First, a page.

<p dir="ltr"><strong>What made you choose a degree at Arts University Plymouth?</strong></p> <p dir="ltr">I was born in the Czech Republic, where I spent many years competitively swimming and studying violin to a high level. Living in multiple places throughout my life, I was attracted to Plymouth by the Leander swimming club, which has a great reputation. I loved the slower pace, as well as the quiet and natural habitat. I have lived in large urban cities before and wanted something different. It was important to me to be in a place that was peaceful and surrounded by natural beauty, like the ocean. As far as the surrounding environment is concerned, being surrounded by the moors and sea, Plymouth is incomparable. </p> <p dir="ltr">Arts University Plymouth stood out because of the fantastic facilities. Even as a small independent university, AUP has a wide reach. I loved the access I had to the facilities and how much cross-pollination there is between disciplines. I have tried glass blowing and really recommend it! I also love how you can book into the various facilities, there are no barriers between departments and doors are always open for you to try a new skill. I have enjoyed fantastic guidance from the course tutors. Amanda Duffin was a brilliant mentor, her passion for design was obvious as was her enthusiasm for sharing it with her students. Having the task of taking over the course in 2021, <a href="">Frédérique Santune</a> has also been a brilliant guide for me, especially when it comes to research and idea development in every part of a project.</p>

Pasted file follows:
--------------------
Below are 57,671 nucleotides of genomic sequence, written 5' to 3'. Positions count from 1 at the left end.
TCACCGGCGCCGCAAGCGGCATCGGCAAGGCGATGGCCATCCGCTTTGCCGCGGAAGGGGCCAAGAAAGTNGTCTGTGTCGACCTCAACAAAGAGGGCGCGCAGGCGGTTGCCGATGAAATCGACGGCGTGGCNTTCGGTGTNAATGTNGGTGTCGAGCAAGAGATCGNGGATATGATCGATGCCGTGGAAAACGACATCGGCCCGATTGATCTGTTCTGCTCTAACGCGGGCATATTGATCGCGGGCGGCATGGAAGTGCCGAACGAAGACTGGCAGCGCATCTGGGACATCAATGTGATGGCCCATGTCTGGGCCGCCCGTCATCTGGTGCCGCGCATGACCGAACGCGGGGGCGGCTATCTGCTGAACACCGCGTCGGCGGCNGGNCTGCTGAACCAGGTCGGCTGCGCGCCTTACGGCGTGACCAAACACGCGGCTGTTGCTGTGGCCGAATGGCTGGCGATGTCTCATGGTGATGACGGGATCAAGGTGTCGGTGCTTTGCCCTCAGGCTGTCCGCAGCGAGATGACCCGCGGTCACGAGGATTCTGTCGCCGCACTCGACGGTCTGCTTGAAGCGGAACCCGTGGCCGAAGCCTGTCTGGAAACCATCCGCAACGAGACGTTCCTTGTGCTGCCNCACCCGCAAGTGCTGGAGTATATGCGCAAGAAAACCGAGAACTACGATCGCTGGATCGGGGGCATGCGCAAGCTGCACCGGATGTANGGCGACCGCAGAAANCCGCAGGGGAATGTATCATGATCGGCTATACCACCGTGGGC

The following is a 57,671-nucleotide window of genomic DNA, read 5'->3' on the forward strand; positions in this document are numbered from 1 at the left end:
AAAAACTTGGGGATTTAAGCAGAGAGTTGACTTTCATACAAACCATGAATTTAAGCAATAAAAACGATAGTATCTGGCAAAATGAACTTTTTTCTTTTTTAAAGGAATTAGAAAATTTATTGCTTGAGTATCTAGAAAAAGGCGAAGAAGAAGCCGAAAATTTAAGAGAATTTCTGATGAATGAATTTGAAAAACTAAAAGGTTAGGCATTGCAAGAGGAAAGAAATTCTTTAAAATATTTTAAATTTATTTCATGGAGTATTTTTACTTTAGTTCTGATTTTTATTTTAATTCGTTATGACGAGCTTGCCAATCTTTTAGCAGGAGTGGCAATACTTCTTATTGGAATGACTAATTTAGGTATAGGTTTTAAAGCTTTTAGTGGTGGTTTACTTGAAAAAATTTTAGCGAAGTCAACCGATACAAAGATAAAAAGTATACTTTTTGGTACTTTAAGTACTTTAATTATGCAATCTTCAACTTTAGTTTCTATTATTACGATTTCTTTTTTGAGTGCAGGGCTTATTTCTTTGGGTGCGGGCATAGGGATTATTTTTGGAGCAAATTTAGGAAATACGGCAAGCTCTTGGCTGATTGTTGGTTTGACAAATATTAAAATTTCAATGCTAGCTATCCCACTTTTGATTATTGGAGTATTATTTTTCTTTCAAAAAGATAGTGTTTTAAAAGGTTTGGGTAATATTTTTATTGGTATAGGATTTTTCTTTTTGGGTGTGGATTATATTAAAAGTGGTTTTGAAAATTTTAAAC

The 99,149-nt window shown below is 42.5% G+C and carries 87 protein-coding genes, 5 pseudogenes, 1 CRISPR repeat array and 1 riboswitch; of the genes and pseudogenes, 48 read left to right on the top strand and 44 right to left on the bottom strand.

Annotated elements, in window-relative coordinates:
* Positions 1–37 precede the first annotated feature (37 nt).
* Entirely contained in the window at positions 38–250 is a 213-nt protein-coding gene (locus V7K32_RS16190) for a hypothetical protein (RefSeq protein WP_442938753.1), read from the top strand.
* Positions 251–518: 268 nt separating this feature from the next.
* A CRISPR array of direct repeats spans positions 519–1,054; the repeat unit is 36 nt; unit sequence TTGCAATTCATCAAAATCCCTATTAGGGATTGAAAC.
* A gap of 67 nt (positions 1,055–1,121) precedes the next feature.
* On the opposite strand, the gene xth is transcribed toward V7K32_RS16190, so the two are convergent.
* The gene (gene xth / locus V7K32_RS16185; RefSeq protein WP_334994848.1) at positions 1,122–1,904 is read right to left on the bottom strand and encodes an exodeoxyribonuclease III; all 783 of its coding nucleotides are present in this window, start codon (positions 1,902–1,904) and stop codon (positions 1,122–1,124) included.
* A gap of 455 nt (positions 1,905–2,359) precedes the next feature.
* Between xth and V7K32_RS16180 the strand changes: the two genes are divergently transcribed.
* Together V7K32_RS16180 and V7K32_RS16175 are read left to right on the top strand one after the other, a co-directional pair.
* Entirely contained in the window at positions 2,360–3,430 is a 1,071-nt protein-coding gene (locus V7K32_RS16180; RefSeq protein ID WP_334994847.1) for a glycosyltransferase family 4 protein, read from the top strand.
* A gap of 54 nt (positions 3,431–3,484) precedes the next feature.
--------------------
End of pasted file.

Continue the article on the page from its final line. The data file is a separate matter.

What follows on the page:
The thing about design, specifically branding, is that you have the fundamental power to change people's perception about anything.
Simon Langer, BA (Hons) Graphic Communication graduate
<p dir="ltr"><strong>Outside of your study, are there any other experiences that have shaped the way that you work?</strong></p> <p dir="ltr">One of the aspects of design I somewhat disagree with is the power social media has on our lives. There are many brands that use it to their advantage in unethical ways, in my opinion, that it ends up having such a large impact on mental health and human behaviour. It is often sad to see people comparing themselves to each other to a level where wealth, fame and social status becomes their priority in life, completely changing their definition of what happiness means. As a natural overthinker, it is something I have fallen victim to myself. That’s part of the reason I took so long to develop my website, I was always questioning if it was good enough. I have such high standards and expectations of myself. </p> <p dir="ltr">I think this pressure I put myself under contributed to certain health problems when I was at swimming training. I had a major incident in the pool resulting in me having to be rescued and taking a long break. As I don’t remember much of it, it was more traumatic for my friends, family and training partners, more than for myself. I left Plymouth for a year and went home to look after myself. It taught me to take things a lot slower and understand compromise. The biggest thing to help me find myself again was psychotherapy and I recommend that to anyone going through a tough time! <br /></p>
SIMON LANGER Mac Book E Commerce Mockup 2
<p><strong>Where do you envision yourself heading next?</strong></p> <p>I have been working as a freelance designer, building up my own business. It was great to grow something that was mine and I certainly expect myself to build it further in the future. Now I am looking at work opportunities for some other branding companies in Europe. Being a part of a large and diverse team is something that excites me, and will give me the knowledge of how to build my creative orchestra one day. I am really excited to take the next step in my career and discover where it takes me.</p>
<p><a href="">Clearing 2022</a> is now open, with time left to apply to study <a href="">BA (Hons) Graphic Communication</a> or a range of other creative qualifications with us starting in September 2022. Call our Clearing Hotline on 01752 203402 to discuss your options.</p>